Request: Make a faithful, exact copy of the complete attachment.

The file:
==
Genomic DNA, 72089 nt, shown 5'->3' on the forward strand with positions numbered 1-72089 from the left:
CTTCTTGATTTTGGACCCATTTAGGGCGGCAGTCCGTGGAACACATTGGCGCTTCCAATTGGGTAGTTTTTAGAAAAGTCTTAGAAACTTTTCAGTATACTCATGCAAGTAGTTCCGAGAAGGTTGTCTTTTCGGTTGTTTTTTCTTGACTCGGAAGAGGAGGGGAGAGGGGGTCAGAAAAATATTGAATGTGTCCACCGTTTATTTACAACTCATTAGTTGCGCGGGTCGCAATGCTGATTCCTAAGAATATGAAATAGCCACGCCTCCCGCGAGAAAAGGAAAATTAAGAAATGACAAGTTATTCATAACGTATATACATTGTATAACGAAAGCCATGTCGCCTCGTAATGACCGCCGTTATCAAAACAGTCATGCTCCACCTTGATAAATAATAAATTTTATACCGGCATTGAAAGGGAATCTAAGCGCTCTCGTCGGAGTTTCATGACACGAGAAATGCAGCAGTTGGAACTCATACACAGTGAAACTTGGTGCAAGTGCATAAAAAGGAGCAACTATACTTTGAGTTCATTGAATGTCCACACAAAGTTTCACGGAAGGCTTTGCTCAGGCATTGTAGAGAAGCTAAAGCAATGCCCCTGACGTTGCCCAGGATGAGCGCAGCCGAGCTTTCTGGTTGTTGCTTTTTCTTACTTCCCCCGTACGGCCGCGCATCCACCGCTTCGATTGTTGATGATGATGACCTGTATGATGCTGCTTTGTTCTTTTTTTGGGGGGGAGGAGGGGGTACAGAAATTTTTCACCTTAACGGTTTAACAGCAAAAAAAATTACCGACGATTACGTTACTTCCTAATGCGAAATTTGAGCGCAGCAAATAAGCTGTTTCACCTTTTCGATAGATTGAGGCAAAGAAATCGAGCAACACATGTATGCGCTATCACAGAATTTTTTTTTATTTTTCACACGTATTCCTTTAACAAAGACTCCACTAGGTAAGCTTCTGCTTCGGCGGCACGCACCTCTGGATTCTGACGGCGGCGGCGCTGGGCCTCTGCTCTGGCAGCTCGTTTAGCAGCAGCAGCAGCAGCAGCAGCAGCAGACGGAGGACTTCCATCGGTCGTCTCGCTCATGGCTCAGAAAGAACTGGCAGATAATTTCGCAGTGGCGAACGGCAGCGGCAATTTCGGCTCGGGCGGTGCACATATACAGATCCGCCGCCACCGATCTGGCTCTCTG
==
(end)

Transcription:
Genomic DNA, 72089 nt, shown 5'->3' on the forward strand with positions numbered 1-72089 from the left:
CTTCTTGATTTTGGACCCATTTAGGGCGGCAGTCCGTGGAACACATTGGCGCTTCCAATTGGGTAGTTTTTAGAAAAGTCTTAGAAACTTTTCAGTATACTCATGCAAGTAGTTCCGAGAAGGTTGTCTTTTCGGTTGTTTTTTCTTGACTCGGAAGAGGAGGGGAGAGGGGGTCAGAAAAATATTGAATGTGTCCACCGTTTATTTACAACTCATTAGTTGCGCGGGTCGCAATGCTGATTCCTAAGAATATGAAATAGCCACGCCTCCCGCGAGAAAAGGAAAATTAAGAAATGACAAGTTATTCATAACGTATATACATTGTATAACGAAAGCCATGTCGCCTCGTAATGACCGCCGTTATCAAAACAGTCATGCTCCACCTTGATAAATAATAAATTTTATACCGGCATTGAAAGGGAATCTAAGCGCTCTCGTCGGAGTTTCATGACACGAGAAATGCAGCAGTTGGAACTCATACACAGTGAAACTTGGTGCAAGTGCATAAAAAGGAGCAACTATACTTTGAGTTCATTGAATGTCCACACAAAGTTTCACGGAAGGCTTTGCTCAGGCATTGTAGAGAAGCTAAAGCAATGCCCCTGACGTTGCCCAGGATGAGCGCAGCCGAGCTTTCTGGTTGTTGCTTTTTCTTACTTCCCCCGTACGGCCGCGCATCCACCGCTTCGATTGTTGATGATGATGACCTGTATGATGCTGCTTTGTTCTTTTTTTGGGGGGGAGGAGGGGGTACAGAAATTTTTCACCTTAACGGTTTAACAGCAAAAAAAATTACCGACGATTACGTTACTTCCTAATGCGAAATTTGAGCGCAGCAAATAAGCTGTTTCACCTTTTCGATAGATTGAGGCAAAGAAATCGAGCAACACATGTATGCGCTATCACAGAATTTTTTTTTATTTTTCACACGTATTCCTTTAACAAAGACTCCACTAGGTAAGCTTCTGCTTCGGCGGCACGCACCTCTGGATTCTGACGGCGGCGGCGCTGGGCCTCTGCTCTGGCAGCTCGTTTAGCAGCAGCAGCAGCAGCAGCAGCAGCAGACGGAGGACTTCCATCGGTCGTCTCGCTCATGGCTCAGAAAGAACTGGCAGATAATTTCGCAGTGGCGAACGGCAGCGGCAATTTCGGCTCGGGCGGTGCACATATACAGATCCGCCGCCACCGATCTGGCTCTCTG